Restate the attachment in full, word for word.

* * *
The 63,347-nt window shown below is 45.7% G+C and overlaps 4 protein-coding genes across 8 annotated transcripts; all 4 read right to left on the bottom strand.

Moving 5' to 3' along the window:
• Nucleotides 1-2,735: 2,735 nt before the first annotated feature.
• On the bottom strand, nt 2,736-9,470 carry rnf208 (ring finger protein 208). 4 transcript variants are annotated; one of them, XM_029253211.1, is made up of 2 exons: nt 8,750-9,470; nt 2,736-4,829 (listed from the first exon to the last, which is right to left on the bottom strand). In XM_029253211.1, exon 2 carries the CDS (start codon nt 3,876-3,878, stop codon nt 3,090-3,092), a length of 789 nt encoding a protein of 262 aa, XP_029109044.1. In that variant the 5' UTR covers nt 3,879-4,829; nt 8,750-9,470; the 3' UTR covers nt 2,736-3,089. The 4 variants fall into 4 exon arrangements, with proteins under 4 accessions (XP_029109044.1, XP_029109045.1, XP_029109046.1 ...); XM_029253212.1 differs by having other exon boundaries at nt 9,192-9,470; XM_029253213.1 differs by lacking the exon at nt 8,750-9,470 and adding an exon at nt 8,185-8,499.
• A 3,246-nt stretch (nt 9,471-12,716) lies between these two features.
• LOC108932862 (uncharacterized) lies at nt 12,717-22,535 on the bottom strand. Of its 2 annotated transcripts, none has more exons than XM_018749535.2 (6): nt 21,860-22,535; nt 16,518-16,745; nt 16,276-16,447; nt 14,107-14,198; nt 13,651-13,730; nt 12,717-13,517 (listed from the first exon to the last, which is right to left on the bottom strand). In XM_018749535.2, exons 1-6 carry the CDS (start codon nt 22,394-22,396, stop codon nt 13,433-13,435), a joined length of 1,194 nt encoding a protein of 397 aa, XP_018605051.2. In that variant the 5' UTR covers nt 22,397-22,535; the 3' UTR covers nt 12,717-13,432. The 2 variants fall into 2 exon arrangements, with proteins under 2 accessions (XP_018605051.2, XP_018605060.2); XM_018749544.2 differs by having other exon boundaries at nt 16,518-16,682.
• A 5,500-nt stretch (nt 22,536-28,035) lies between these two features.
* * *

The 63,347-nt window shown below is 45.7% G+C and overlaps 4 protein-coding genes across 8 annotated transcripts; all 4 read right to left on the bottom strand.

Moving 5' to 3' along the window:
• Nucleotides 1-2,735: 2,735 nt before the first annotated feature.
• On the bottom strand, nt 2,736-9,470 carry rnf208 (ring finger protein 208). 4 transcript variants are annotated; one of them, XM_029253211.1, is made up of 2 exons: nt 8,750-9,470; nt 2,736-4,829 (listed from the first exon to the last, which is right to left on the bottom strand). In XM_029253211.1, exon 2 carries the CDS (start codon nt 3,876-3,878, stop codon nt 3,090-3,092), a length of 789 nt encoding a protein of 262 aa, XP_029109044.1. In that variant the 5' UTR covers nt 3,879-4,829; nt 8,750-9,470; the 3' UTR covers nt 2,736-3,089. The 4 variants fall into 4 exon arrangements, with proteins under 4 accessions (XP_029109044.1, XP_029109045.1, XP_029109046.1 ...); XM_029253212.1 differs by having other exon boundaries at nt 9,192-9,470; XM_029253213.1 differs by lacking the exon at nt 8,750-9,470 and adding an exon at nt 8,185-8,499.
• A 3,246-nt stretch (nt 9,471-12,716) lies between these two features.
• LOC108932862 (uncharacterized) lies at nt 12,717-22,535 on the bottom strand. Of its 2 annotated transcripts, none has more exons than XM_018749535.2 (6): nt 21,860-22,535; nt 16,518-16,745; nt 16,276-16,447; nt 14,107-14,198; nt 13,651-13,730; nt 12,717-13,517 (listed from the first exon to the last, which is right to left on the bottom strand). In XM_018749535.2, exons 1-6 carry the CDS (start codon nt 22,394-22,396, stop codon nt 13,433-13,435), a joined length of 1,194 nt encoding a protein of 397 aa, XP_018605051.2. In that variant the 5' UTR covers nt 22,397-22,535; the 3' UTR covers nt 12,717-13,432. The 2 variants fall into 2 exon arrangements, with proteins under 2 accessions (XP_018605051.2, XP_018605060.2); XM_018749544.2 differs by having other exon boundaries at nt 16,518-16,682.
• A 5,500-nt stretch (nt 22,536-28,035) lies between these two features.